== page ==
Oil & Gas
Spike in piracy spells disaster for Nigeria’s oil, gas industry
The rising incidence of piratical attacks on oil vessels and crew members in Nigeria, which has assumed unprecedented dimension in recent times, could further cause the oil and gas industry a heavy loss of investment even as the delay in the passage of Petroleum Industry Bill (PIB) has made several oil majors hold back on investments
Nigeria accounted for 27 incidents in 2012, with four vessels hijacked, 13 vessels boarded, eight fired upon and two attempted attacks. Only 10 incidents were reported in 2011, including two hijackings, according to the International Chamber of Commerce (ICC) International Maritime Bureau (IMB) global piracy report.
Analysts said the rise in piracy attacks in the country, especially as pirate gangs hijack large tankers at sea, siphoning off their oil cargoes into smaller ships, could impact negatively on this year’s earnings from oil, perpetuating years of industry stagnation.
In what is the latest attack off the coast of the country, pirates
attacked an oil industry supply vessel in Nigerian waters last week and kidnapped three crew members, it was learnt.
The captain, chief engineer and second engineer were abducted on Monday when gunmen boarded the Malaysia-flagged Armada Tuah 22 around 50 nautical miles (90 km) off the coast of the Brass region in the Niger Delta.
The vessel is a tugboat contracted to supply an offshore oil platform.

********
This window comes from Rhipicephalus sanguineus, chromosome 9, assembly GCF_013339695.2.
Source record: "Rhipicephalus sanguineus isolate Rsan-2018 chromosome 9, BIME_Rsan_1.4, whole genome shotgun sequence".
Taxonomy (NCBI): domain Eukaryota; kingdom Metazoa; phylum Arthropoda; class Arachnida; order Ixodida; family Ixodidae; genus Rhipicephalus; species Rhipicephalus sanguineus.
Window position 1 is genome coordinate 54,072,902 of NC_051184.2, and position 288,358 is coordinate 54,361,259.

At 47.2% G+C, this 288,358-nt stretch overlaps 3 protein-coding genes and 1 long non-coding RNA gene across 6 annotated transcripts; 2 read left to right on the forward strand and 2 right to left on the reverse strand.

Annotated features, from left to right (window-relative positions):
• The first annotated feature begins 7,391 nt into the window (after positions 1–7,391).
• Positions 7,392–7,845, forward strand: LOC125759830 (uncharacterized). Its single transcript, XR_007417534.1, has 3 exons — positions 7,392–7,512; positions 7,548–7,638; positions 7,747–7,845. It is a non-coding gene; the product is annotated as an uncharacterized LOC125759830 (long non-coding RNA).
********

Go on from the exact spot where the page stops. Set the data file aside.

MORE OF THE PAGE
This year has seen a spike in piracy off Nigeria’s oil-rich coast, which according to a February 21, 2013 Reuters report, has shown gangs are willing to venture further afield and use more violent tactics, increasing the risk of doing business in the country.
Last month, Oil majors Exxon Mobil and Shell noted that Nigeria has become one of the most expensive oil-producing countries to operate due largely to security.
Oil and shipping companies have to hire crisis management teams, pay higher insurance premiums and face the prospect of ransom payments, as well as brace themselves for damage to their reputations,
says the report.
There were no fewer than five attacks in the nation’s territorial waters last month. In one of the attacks, pirates demanded a N200 million ($1.3 million) ransom for the release of six foreigners kidnapped.
Tom Patterson, maritime risk analyst at Control Risks was quoted by Reuters to have said: “The recent upsurge in maritime kidnaps off the Niger Delta … has not been witnessed since 2010”.
The prime suspects for most attacks are Nigerian oil gangs, who already carry out industrial scale crude theft called ‘bunkering’ in the restive onshore Niger Delta swamps.
Oil minister recently said that oil theft, which can amount to 150,000 barrels per day (bpd), was the work of an international criminal syndicate.
But security experts believe that Nigerian security officials and politicians are complicit in oil theft and piracy.
“There are many top people in Nigeria involved in commissioning these attacks and sharing the profits”, said Michael Frodl, head of U.S. consultancy C-Level Maritime Risks
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